Sunday, 26 March 2017

Molnar's masterpieces



Several of my mates told me how great they were.



I’d played with one of them a while back and it had me stumped.

….so when Brian Menold made a few more copies of Laszlo Molnar's original L-I-Vator, L-I-Vator II and BDSM recently, I put in a little order from Wood Wonders.

…and I was duly delighted. 

Let’s start at the beginning – the original L-I-Vator Cube: Laszlo Molnar entered this design in the 2015 Nob Yoshigahara Puzzle Design Competition. I had a bash at it in the Design Competition room in Ottawa and from memory it kicked my backside. 

The premise is fairly simple: pack the pieces of a 3*3*3 cube into a box where the only potential issue is that a pair of opposite corners are blocked… the pieces are interesting in that there are an increasing number of cubies on each piece – from 2 up to 7 cubies – start from the largest piece, remove one cubie to form the next in the series – repeat until you’re left with a simple 2-cubie piece. 

So, what’s it like as a puzzle – pretty damn good! Those two blocked corners in the box turn out to be really well-chosen! In theory there are three ways to assemble those pieces into a cube… and then each face could be uppermost, and oriented one of two ways, so I reckon there are 36 possible permutations for those pieces inside the box… and while I’ve no way of telling whether I’m right or not, I suspect that Laszlo has reduced that to a single possible solution (allowing for reflections).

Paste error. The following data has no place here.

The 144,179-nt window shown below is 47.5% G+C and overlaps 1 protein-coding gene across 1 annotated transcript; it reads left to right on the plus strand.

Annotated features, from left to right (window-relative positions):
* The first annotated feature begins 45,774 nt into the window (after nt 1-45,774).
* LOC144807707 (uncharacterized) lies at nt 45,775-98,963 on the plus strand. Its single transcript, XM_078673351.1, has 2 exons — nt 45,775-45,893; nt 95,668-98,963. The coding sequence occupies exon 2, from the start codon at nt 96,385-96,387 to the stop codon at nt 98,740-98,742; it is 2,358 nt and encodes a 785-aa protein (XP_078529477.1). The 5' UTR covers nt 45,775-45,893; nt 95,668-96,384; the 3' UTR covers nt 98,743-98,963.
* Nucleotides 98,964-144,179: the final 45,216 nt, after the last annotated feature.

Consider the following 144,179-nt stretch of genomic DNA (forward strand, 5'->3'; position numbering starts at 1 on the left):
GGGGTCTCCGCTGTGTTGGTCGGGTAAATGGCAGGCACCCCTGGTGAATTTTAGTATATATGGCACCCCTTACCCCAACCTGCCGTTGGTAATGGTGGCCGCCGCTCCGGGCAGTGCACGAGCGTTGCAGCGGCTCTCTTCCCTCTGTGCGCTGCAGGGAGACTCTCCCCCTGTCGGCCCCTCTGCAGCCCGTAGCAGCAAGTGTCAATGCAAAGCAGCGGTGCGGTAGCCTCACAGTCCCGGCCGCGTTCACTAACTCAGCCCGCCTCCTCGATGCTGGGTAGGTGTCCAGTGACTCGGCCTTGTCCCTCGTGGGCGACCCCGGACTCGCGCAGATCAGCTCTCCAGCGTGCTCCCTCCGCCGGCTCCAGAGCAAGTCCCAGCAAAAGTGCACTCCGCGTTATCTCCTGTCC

I’m just happy to have found a solution!

Next up is L-I-Vator II that uses the same shaped box and introduces a different set of six pieces – these pieces only go together to assemble a cube in one way… ! … so while it might be a little harder to find a potential solution outside of the box, you know that’s how it must look inside of the box (allowing for arbitrary orientation of the cube) when you do find an assembly. 

That’s got to make it easier than the original, surely?

Actually, no, it doesn’t… :-)

There is a lot of tricksiness involved here too… more tricksiness than the original, IMHO.